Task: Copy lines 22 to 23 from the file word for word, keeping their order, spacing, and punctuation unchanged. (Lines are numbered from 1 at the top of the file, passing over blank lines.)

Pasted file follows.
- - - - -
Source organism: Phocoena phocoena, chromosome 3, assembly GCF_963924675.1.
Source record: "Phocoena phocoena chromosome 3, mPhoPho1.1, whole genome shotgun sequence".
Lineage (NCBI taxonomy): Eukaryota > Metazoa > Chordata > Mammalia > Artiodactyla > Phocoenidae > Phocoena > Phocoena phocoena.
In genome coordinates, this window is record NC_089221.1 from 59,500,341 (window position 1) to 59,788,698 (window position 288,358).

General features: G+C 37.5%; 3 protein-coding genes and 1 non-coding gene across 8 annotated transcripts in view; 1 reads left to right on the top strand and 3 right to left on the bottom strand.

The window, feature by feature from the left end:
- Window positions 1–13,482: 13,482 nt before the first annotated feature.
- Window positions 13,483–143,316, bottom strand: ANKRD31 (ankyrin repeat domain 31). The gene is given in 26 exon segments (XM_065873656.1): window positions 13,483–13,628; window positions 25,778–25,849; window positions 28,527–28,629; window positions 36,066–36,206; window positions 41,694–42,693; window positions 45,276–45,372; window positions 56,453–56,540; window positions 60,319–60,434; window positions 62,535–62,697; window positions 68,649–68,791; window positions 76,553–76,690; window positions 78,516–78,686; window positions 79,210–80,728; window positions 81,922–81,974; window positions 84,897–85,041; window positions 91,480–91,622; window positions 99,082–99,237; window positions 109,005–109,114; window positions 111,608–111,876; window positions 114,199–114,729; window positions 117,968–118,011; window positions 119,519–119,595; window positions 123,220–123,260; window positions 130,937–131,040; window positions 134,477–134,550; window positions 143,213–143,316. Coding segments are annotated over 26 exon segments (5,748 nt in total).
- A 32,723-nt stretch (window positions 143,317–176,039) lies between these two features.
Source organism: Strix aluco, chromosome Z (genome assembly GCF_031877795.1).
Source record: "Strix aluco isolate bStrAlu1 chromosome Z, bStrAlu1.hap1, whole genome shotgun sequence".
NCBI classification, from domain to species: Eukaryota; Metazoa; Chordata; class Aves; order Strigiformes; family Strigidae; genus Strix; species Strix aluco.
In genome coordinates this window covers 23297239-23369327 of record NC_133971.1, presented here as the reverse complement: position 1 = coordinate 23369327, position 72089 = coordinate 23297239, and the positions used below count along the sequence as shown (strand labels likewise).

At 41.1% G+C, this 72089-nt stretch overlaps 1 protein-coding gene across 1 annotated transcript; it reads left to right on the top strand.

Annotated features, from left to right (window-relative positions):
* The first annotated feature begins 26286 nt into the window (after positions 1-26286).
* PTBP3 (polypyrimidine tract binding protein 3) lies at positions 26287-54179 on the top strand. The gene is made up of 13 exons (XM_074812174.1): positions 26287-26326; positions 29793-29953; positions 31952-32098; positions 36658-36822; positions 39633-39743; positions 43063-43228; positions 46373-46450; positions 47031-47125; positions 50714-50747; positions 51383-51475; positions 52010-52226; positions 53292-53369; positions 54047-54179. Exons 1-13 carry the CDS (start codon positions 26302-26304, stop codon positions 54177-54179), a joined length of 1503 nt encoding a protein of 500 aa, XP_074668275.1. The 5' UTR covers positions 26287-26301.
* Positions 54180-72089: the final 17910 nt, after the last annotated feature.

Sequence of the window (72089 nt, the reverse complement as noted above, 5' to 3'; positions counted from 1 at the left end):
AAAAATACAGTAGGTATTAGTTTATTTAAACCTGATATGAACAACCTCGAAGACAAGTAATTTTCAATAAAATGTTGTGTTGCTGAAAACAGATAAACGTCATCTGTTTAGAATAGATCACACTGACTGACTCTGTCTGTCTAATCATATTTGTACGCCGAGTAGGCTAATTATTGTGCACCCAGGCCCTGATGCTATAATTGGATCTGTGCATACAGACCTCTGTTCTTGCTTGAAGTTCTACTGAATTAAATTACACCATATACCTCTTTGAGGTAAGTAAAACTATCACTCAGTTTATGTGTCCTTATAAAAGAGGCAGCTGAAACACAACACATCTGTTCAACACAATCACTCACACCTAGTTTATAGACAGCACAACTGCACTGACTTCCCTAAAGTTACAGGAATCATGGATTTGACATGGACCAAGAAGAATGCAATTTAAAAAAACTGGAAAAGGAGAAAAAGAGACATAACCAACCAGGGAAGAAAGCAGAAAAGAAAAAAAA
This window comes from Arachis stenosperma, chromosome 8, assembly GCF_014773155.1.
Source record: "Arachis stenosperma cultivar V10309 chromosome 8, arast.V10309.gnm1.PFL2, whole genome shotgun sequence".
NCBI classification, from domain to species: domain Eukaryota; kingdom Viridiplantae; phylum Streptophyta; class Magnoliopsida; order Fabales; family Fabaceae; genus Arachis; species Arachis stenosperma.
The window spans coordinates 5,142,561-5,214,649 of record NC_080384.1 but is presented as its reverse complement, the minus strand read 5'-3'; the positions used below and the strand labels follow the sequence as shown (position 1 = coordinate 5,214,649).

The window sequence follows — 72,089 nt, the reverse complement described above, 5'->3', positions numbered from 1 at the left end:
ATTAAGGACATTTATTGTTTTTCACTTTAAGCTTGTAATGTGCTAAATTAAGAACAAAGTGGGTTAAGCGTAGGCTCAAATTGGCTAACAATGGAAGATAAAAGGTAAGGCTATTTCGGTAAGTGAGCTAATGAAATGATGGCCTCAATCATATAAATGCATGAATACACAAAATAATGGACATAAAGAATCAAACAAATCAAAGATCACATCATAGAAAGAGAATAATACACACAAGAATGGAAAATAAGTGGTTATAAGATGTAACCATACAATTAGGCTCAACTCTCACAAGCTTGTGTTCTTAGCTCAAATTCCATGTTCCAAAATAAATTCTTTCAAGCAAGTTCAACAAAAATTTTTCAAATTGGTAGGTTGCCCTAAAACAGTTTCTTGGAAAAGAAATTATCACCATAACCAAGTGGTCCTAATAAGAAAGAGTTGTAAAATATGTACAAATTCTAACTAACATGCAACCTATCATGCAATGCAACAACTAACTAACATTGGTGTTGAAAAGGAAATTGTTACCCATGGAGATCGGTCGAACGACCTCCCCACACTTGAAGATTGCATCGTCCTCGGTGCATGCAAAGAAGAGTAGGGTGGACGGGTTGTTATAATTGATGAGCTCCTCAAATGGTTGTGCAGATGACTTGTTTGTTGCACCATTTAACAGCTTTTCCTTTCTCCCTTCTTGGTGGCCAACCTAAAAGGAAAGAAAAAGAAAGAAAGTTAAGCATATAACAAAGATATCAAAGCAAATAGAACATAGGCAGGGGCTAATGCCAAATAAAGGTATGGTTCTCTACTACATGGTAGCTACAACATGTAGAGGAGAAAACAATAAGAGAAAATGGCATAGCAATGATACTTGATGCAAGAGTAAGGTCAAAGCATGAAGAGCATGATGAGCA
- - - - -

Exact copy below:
Source record: "Arachis stenosperma cultivar V10309 chromosome 8, arast.V10309.gnm1.PFL2, whole genome shotgun sequence".
NCBI classification, from domain to species: domain Eukaryota; kingdom Viridiplantae; phylum Streptophyta; class Magnoliopsida; order Fabales; family Fabaceae; genus Arachis; species Arachis stenosperma.